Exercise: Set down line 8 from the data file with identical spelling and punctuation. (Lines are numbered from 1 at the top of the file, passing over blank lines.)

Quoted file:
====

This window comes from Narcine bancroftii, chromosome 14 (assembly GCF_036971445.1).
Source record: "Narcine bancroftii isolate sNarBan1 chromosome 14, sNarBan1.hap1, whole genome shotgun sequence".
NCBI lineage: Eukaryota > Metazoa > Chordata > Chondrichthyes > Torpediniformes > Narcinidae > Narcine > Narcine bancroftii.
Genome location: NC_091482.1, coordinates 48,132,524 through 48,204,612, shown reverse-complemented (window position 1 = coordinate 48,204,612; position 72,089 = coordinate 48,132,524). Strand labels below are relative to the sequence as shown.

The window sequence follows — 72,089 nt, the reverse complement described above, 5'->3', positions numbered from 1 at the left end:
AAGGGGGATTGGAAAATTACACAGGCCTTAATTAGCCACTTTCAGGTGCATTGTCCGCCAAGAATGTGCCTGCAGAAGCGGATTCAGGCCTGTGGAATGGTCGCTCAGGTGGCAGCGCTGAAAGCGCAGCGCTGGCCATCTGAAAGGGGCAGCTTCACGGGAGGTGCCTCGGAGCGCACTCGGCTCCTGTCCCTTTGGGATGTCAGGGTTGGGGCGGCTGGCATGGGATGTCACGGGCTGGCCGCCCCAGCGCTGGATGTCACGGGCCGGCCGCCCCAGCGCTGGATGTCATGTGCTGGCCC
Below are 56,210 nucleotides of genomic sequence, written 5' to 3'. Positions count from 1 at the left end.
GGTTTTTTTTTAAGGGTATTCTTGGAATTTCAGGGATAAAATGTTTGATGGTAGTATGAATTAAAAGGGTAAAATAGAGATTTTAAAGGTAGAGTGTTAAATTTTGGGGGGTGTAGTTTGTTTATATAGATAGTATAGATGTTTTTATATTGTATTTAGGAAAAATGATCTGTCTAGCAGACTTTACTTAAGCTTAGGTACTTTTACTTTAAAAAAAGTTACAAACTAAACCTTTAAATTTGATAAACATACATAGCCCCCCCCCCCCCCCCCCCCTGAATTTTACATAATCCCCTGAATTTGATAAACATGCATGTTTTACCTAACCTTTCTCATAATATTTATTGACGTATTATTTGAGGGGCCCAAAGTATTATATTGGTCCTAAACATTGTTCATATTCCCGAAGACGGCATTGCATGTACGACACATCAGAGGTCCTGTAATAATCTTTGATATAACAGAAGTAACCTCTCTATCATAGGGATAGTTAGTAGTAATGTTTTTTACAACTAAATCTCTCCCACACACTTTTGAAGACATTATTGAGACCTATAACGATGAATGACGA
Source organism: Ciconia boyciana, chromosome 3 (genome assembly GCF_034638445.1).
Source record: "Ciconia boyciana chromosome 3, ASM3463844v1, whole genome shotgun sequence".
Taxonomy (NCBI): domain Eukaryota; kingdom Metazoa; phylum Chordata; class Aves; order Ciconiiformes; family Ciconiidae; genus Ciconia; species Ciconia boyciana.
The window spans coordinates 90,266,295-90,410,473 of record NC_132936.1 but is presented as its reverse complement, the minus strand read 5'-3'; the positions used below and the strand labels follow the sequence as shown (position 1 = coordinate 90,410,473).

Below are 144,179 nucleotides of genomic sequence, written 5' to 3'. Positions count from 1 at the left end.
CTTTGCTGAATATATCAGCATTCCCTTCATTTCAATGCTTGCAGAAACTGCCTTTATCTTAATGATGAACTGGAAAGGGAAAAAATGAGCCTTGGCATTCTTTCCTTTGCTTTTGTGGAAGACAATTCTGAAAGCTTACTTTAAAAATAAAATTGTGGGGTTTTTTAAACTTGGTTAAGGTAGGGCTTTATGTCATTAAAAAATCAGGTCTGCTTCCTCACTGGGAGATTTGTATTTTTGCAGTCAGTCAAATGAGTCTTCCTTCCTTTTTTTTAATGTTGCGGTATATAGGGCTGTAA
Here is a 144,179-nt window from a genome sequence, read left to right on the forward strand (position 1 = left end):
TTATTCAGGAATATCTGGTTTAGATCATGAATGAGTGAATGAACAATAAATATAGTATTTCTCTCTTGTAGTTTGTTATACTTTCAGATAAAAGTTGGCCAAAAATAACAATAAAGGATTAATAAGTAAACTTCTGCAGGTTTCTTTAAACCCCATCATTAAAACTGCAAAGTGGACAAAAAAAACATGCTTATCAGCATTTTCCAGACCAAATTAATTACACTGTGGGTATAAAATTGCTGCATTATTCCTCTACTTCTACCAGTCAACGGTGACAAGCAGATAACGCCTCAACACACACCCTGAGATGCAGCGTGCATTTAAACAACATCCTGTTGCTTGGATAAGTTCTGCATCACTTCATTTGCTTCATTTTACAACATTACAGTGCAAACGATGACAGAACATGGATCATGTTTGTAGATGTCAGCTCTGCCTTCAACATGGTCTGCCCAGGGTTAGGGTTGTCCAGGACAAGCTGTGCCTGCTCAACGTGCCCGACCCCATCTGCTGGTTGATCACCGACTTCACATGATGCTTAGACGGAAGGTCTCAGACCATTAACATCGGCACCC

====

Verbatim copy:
GGTTTTTTTTTAAGGGTATTCTTGGAATTTCAGGGATAAAATGTTTGATGGTAGTATGAATTAAAAGGGTAAAATAGAGATTTTAAAGGTAGAGTGTTAAATTTTGGGGGGTGTAGTTTGTTTATATAGATAGTATAGATGTTTTTATATTGTATTTAGGAAAAATGATCTGTCTAGCAGACTTTACTTAAGCTTAGGTACTTTTACTTTAAAAAAAGTTACAAACTAAACCTTTAAATTTGATAAACATACATAGCCCCCCCCCCCCCCCCCCCCTGAATTTTACATAATCCCCTGAATTTGATAAACATGCATGTTTTACCTAACCTTTCTCATAATATTTATTGACGTATTATTTGAGGGGCCCAAAGTATTATATTGGTCCTAAACATTGTTCATATTCCCGAAGACGGCATTGCATGTACGACACATCAGAGGTCCTGTAATAATCTTTGATATAACAGAAGTAACCTCTCTATCATAGGGATAGTTAGTAGTAATGTTTTTTACAACTAAATCTCTCCCACACACTTTTGAAGACATTATTGAGACCTATAACGATGAATGACGA